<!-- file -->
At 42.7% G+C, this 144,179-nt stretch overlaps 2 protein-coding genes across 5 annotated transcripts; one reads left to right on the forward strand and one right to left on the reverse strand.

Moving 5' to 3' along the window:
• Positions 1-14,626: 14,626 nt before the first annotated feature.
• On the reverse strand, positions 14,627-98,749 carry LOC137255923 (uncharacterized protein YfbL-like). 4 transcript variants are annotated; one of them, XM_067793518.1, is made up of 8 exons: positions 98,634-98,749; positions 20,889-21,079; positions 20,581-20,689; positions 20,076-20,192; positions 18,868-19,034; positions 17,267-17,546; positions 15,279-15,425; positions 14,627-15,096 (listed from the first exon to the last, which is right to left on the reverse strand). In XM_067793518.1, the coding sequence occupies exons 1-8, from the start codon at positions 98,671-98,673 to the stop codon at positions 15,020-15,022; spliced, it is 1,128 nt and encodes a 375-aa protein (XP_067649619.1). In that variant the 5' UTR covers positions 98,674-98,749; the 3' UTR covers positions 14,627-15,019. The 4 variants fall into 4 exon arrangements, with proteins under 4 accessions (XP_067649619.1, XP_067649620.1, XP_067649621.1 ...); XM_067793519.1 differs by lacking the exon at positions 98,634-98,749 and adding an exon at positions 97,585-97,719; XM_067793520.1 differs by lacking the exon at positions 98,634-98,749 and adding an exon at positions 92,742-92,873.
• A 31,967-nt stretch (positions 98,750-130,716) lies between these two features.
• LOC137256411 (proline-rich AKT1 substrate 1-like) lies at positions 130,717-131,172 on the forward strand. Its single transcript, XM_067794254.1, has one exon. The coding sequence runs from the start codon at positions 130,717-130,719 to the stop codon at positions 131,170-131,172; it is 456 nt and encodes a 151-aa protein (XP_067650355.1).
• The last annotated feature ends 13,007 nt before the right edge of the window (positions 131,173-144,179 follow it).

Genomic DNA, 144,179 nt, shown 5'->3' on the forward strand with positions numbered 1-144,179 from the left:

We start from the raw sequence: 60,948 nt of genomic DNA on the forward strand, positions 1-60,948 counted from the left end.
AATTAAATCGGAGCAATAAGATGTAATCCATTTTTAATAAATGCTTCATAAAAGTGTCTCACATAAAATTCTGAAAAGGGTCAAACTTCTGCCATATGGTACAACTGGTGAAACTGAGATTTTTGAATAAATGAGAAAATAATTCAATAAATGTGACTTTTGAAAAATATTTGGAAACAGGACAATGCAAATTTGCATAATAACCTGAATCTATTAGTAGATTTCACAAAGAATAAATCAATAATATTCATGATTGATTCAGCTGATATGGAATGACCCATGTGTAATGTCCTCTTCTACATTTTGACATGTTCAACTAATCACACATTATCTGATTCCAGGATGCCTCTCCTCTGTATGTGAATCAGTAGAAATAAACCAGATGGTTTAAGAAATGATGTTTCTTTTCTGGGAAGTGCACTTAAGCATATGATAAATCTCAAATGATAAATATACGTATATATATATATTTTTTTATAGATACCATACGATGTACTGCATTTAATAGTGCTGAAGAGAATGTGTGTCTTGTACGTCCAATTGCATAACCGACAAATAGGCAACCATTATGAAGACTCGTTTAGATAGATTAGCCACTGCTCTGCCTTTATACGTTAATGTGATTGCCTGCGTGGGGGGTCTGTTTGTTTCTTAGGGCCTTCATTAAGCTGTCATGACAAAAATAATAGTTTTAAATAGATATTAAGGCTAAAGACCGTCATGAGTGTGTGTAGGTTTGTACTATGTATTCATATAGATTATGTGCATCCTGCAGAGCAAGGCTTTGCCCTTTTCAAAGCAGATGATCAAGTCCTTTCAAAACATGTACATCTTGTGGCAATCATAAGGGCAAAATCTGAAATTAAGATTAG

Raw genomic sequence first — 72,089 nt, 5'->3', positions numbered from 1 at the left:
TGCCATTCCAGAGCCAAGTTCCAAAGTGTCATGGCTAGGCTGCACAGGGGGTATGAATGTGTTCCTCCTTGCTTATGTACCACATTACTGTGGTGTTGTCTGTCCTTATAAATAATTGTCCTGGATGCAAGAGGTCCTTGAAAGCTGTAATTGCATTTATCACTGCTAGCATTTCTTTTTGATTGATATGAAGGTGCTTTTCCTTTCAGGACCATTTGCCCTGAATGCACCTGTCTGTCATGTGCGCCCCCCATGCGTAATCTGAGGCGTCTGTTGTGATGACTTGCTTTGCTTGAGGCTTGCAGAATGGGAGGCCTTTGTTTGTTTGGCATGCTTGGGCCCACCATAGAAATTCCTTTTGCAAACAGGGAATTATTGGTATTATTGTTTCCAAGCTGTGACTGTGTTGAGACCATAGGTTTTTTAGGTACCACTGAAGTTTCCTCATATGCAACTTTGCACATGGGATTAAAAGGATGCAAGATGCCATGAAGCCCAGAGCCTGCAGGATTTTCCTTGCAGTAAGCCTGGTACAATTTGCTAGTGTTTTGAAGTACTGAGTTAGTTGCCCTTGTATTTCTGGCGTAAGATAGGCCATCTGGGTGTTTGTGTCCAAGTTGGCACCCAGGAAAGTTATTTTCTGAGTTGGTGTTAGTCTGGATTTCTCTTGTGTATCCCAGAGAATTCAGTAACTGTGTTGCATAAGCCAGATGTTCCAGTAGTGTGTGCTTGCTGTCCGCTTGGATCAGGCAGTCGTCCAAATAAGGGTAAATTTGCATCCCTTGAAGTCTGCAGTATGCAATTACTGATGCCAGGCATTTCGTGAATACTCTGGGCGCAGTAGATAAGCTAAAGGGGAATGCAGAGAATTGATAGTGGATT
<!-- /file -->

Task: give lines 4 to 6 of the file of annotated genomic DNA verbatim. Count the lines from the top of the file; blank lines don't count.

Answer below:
• On the reverse strand, positions 14,627-98,749 carry LOC137255923 (uncharacterized protein YfbL-like). 4 transcript variants are annotated; one of them, XM_067793518.1, is made up of 8 exons: positions 98,634-98,749; positions 20,889-21,079; positions 20,581-20,689; positions 20,076-20,192; positions 18,868-19,034; positions 17,267-17,546; positions 15,279-15,425; positions 14,627-15,096 (listed from the first exon to the last, which is right to left on the reverse strand). In XM_067793518.1, the coding sequence occupies exons 1-8, from the start codon at positions 98,671-98,673 to the stop codon at positions 15,020-15,022; spliced, it is 1,128 nt and encodes a 375-aa protein (XP_067649619.1). In that variant the 5' UTR covers positions 98,674-98,749; the 3' UTR covers positions 14,627-15,019. The 4 variants fall into 4 exon arrangements, with proteins under 4 accessions (XP_067649619.1, XP_067649620.1, XP_067649621.1 ...); XM_067793519.1 differs by lacking the exon at positions 98,634-98,749 and adding an exon at positions 97,585-97,719; XM_067793520.1 differs by lacking the exon at positions 98,634-98,749 and adding an exon at positions 92,742-92,873.
• A 31,967-nt stretch (positions 98,750-130,716) lies between these two features.
• LOC137256411 (proline-rich AKT1 substrate 1-like) lies at positions 130,717-131,172 on the forward strand. Its single transcript, XM_067794254.1, has one exon. The coding sequence runs from the start codon at positions 130,717-130,719 to the stop codon at positions 131,170-131,172; it is 456 nt and encodes a 151-aa protein (XP_067650355.1).